‘The cost-of-living crisis’ is a phrase we are hearing far too much of, and its effect on the Jewish community will mirror that of wider society. People will be poorer, mental health will deteriorate, and isolation will increase. And even more people will turn to The Fed for help. We must be there for them. We cannot ignore their need.

As the Director of Fundraising, Marketing and Communications for Manchester’s largest Jewish charity, I am responsible for ensuring we raise a staggering £1.9 million this year to balance our books and maintain our crucial support for the thousands who rely on us now or will come to rely on us in the next 12 months. That figure has increased from £1.5 million in just one year.

The Fed is not a national charity. We are unlike many other Jewish organisations running services in our city, 90% of whose funding is from London donors. On the contrary, the vast majority of donations to The Fed comes from our Manchester community – from, as you might expect and as is only right, the community it exists to serve – your community.

The Fed does not have the luxury of a large London donor base. For us, for the large part, charity begins and ends, at home. And I am so grateful for this fact.

But a challenge remains – to develop the philanthropic leadership of tomorrow.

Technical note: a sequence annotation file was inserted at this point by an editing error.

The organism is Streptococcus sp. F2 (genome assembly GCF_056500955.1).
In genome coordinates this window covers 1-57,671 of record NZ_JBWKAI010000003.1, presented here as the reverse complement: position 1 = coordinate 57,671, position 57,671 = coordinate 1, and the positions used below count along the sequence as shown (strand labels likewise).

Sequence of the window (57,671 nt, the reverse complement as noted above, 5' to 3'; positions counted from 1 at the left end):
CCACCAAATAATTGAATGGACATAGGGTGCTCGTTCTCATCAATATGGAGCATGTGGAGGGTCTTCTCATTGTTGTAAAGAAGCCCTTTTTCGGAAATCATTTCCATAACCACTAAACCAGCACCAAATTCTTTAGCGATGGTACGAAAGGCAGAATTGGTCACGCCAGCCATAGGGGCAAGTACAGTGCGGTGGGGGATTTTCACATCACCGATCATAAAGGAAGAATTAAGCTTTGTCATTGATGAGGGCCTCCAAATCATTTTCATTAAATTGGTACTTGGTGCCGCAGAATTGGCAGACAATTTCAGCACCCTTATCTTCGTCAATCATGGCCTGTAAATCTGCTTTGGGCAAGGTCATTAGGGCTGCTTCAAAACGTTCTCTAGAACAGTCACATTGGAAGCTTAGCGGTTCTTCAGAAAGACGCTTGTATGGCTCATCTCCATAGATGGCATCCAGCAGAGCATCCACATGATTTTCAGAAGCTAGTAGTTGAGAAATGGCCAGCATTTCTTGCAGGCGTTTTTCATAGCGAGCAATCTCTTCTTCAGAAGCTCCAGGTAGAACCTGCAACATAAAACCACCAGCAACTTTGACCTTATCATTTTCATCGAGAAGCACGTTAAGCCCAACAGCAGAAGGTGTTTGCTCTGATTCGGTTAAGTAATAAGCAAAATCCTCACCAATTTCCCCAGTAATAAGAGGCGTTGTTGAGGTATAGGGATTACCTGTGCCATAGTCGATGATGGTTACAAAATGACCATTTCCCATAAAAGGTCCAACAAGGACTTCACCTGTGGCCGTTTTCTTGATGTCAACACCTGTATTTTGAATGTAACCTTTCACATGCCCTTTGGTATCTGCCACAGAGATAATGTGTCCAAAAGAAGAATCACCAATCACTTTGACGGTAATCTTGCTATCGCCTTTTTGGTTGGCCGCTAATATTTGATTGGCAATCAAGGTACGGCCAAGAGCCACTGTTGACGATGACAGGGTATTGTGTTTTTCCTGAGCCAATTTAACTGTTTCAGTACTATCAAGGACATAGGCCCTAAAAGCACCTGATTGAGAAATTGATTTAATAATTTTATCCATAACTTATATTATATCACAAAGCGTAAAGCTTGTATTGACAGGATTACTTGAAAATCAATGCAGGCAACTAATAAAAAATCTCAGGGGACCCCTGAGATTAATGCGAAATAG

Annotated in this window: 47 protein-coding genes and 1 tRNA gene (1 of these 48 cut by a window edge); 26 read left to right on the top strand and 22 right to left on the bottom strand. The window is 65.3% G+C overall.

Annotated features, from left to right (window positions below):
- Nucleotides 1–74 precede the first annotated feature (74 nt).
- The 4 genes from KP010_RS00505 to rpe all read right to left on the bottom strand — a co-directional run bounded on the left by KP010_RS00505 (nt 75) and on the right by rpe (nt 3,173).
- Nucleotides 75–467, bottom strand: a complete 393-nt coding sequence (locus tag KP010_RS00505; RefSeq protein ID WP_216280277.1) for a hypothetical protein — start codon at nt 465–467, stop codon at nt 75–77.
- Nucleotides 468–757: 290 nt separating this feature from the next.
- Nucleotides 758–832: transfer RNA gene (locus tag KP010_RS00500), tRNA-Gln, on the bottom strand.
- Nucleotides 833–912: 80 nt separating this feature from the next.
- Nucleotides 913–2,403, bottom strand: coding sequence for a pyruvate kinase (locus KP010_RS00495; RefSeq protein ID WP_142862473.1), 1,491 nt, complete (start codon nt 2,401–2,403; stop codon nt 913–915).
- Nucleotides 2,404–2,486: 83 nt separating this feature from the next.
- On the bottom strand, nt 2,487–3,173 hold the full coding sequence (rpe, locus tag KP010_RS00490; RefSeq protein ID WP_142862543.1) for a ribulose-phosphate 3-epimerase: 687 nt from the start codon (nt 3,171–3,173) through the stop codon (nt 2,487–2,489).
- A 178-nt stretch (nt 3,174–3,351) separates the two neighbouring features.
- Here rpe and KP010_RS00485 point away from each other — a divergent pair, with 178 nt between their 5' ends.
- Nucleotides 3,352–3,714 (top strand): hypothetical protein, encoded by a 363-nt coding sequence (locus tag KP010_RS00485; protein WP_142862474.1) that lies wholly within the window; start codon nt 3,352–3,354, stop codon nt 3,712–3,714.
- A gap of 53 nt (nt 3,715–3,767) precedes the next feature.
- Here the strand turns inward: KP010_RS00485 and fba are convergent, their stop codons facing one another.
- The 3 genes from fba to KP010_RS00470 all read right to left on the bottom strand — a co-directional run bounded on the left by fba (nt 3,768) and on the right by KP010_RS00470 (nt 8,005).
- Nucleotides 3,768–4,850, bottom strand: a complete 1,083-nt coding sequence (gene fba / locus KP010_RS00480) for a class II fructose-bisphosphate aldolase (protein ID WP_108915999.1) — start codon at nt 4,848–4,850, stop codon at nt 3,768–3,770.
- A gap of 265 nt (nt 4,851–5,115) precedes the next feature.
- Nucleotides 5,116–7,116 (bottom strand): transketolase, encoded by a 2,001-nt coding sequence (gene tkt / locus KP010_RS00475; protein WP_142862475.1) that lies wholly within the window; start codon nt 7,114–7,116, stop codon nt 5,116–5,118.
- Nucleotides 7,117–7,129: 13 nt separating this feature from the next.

We must encourage more of the community’s younger generation, especially those who have ‘done well’, to donate at a level that is commensurate with their success and start to pick up the responsibility which has rested for so long on the shoulders of our older generations.

We live in a multicultural society. Many of us support mainstream causes. But history has sadly taught us that if we as Jews do not look after our own, no one else will.

Ensuring that the younger generations appreciate this fact is for me a passion and a priority.

I am often asked if the amount of money The Fed needs to raise scares me. It doesn’t. What scares me is the thought of what will happen to thousands of our fellow Mancunian Jews if we do not raise that money. It is why we dare not rest for a single minute.

My last three years have flown by. I consider myself incredibly fortunate that the job I get to do feeds my stomach and my soul. I am privileged to be able to do this work.

And I am privileged to work with such inspiring colleagues, donors and volunteers whose selflessness never ceases to amaze me, and often leaves me feeling incredibly humbled.  Together we all play a part in creating and shaping the care The Fed provides, and in maintaining a strong, resilient safety net for our community.

Together, with you, we must ensure it remains so.